Slate’s business and economics correspondent Matthew Yglesias says it’s time for Silicon Valley and tech companies to breakup.

In a recent post, Yglesias describes how housing and office space in San Francisco is scarce, and strict, suburban-style zoning limits new construction and jacks up housing prices. The area is one of the most expensive places to live in the country and tensions between techies and locals are running high.

So Ygelsias proposes a split. A start-over. He imagines what could happen if major tech companies packed up and relocated to a shiny new “Tech Metropolis.” His pick for this exercise in imagination? Cleveland.

Now, Cleveland is great. Like Ygelsias says, it’s got affordable housing, abundant office space, and the Rock and Roll Hall of Fame. But we’re inclined to believe Pittsburgh also has a unique blend of institutions, start-ups, and an education hub, which makes our burgeoning tech metropolis not just imaginary. (And contrary to what Ygelsias says, we actually do have a major airport).

To start, look no further than the innovations happening here in the gaming industry. Pittsburgh is home to a number of game designers, including Jesse Schell, who founded Schell Games over 10 years ago. The local company now employs over 100 people and has created educational games and platforms with Pixar, PBS Kids, and Sesame Workshop.

Schell is just one of the many leaders in digital media who call Pittsburgh home. Sabrina Haskell Culyba, cofounder and designer at Interbots, says the dense concentration of start-ups here benefits everybody by fostering collaboration.

“People in Pittsburgh are always running in to each other,” Culyba told us last February in a story about the city’s standing in the field of games-based learning. “We meet each other and realize we could collaborate on something. And then that’s supported by groups like Sprout or PTC, who give a framework to those ideas.”

But beyond the Silicon Valley-type tech, Pittsburgh has become a hub for another kind of innovation: education. 

Two of Pittsburgh’s universities, Carnegie Mellon University and the University of Pittsburgh, are central to much of the interdisciplinary collaboration that’s happening here. At CMU, the Entertainment Technology Center pulls together students from fine arts and computer science to study the intersection of art and technology, applying it to areas ranging from design to engineering to medicine. Their work can be found all over the city. In 2012 they partnered with Elizabeth Forward Middle School to develop a Situated Multimedia Arts Learning Lab, complete with 15-by-15 virtual game board projected on the floor.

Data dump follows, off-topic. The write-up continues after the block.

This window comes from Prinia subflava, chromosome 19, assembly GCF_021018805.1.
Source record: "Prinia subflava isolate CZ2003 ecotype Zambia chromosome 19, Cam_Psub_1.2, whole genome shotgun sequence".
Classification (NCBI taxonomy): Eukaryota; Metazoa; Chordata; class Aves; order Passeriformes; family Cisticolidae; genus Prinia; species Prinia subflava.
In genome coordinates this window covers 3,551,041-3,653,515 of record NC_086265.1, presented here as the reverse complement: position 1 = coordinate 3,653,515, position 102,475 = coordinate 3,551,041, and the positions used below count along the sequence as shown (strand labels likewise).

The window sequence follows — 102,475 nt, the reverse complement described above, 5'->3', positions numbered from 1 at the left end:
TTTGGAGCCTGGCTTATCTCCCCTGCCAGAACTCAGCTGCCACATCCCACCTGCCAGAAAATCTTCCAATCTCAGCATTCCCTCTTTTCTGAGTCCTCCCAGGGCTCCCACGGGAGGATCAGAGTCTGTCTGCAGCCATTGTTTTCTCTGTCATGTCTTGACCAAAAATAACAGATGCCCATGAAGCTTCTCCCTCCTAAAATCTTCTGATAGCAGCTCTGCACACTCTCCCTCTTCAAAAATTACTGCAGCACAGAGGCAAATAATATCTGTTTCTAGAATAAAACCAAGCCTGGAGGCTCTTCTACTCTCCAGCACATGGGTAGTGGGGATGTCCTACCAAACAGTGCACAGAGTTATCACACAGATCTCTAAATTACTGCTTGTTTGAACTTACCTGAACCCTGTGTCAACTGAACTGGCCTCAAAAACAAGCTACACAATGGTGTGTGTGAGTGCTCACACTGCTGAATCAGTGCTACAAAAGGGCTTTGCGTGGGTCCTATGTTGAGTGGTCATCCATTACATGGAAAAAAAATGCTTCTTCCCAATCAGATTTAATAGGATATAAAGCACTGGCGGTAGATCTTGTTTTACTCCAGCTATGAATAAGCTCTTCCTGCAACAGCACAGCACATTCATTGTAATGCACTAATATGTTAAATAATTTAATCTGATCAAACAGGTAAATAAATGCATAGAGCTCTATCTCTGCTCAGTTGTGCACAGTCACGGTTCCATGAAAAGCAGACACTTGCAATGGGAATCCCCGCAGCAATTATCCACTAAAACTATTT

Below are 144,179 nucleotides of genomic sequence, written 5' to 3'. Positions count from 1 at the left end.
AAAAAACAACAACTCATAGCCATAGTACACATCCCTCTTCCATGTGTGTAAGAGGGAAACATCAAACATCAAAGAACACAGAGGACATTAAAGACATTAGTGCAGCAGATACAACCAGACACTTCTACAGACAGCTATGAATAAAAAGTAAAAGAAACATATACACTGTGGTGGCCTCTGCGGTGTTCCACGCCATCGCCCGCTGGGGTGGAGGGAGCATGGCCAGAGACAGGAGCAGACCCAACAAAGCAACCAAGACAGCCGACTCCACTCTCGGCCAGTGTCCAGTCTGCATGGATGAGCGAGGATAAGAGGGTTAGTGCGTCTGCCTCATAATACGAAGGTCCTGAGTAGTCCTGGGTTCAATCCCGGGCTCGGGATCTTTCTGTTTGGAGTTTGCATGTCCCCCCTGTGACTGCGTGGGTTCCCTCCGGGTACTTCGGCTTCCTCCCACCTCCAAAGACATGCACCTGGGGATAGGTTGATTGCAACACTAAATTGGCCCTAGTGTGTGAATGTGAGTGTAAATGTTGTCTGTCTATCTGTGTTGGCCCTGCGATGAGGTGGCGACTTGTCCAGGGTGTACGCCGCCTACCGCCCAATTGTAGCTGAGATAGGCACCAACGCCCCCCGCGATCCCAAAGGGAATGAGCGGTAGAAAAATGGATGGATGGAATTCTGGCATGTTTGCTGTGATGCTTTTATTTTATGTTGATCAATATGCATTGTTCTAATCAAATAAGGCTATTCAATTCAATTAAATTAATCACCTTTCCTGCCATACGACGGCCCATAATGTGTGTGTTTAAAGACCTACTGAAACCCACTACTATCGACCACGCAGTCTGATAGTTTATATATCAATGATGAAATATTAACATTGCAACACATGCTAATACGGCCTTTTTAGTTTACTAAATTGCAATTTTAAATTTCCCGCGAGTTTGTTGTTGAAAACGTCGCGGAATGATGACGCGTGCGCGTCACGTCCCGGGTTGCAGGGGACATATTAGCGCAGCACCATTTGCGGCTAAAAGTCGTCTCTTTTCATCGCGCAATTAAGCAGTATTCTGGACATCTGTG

Tech companies have already taken notice. Google opened an office here in 2006 that now hosts more than 300 employees—and it’s expanding. The Pittsburgh Technology Council connects over 1,000 regional tech and service companies working in the advanced manufacturing/materials, green technology, IT, and the life sciences sectors.

The Tech Council helps bring innovation to scale and fosters new economic development clusters by connecting innovations in the city to entrepreneurs, investors, and the marketplace.

In a recent article over at the Pacific Standard, geographer Jim Russell points to a study that found Pittsburgh has one of the highest upward mobility rates in the country—around as high as in Denmark and Norway. Our economy is doing so well that “Going from poor to rich is more likely in Pittsburgh than just about anywhere else in the entire United States,” Russell writes in the article, titled “Pittsburgh Booming.”

But beyond the Silicon Valley-type tech, Pittsburgh has become a hub for another kind of innovation: education.

The Kids + Creativity Network brings together more than 100 people, projects, and organizations to remake learning in the Pittsburgh region and to help make sure kids are prepared for a future that’s collaborative, creative, and technology driven. With funding from the MacArthur Foundation, Hive Pittsburgh lets kids move throughout the city as if it were a giant classroom. Instead of considering learning as an activity that only happens within the four walls of a school, Hive expands it to museums, libraries, afterschool programs, and online. This all-hands-on-deck approach represents a new way to educate a city’s kids—a way that, we believe, prepares them for the dynamic world ahead of them.

These networks often result in unique partnerships – like high school students working as museum curators or developers from a local startup mentoring children from Big Brothers Big Sisters and showing them how to take prototypes to market.

The Brookings Institution’s Bruce Katz says the model Silicon Valley was built on—where innovation is concentrated in just one place—is outdated. Instead, he says the future will be made up of multiple “innovation cities” or districts within cities where  “leading-edge anchor institutions and cutting-edge innovative firms” connect to and support other spin-off companies and business incubators. Sounds a lot like Pittsburgh.

All our efforts are creating a pipeline of educated, entrepreneurial citizens. Becoming a tech metropolis takes a certain amount of serendipity for sure, but if the experts are right, the next generation of tinkers and innovators growing up here won’t need to move to California after graduation.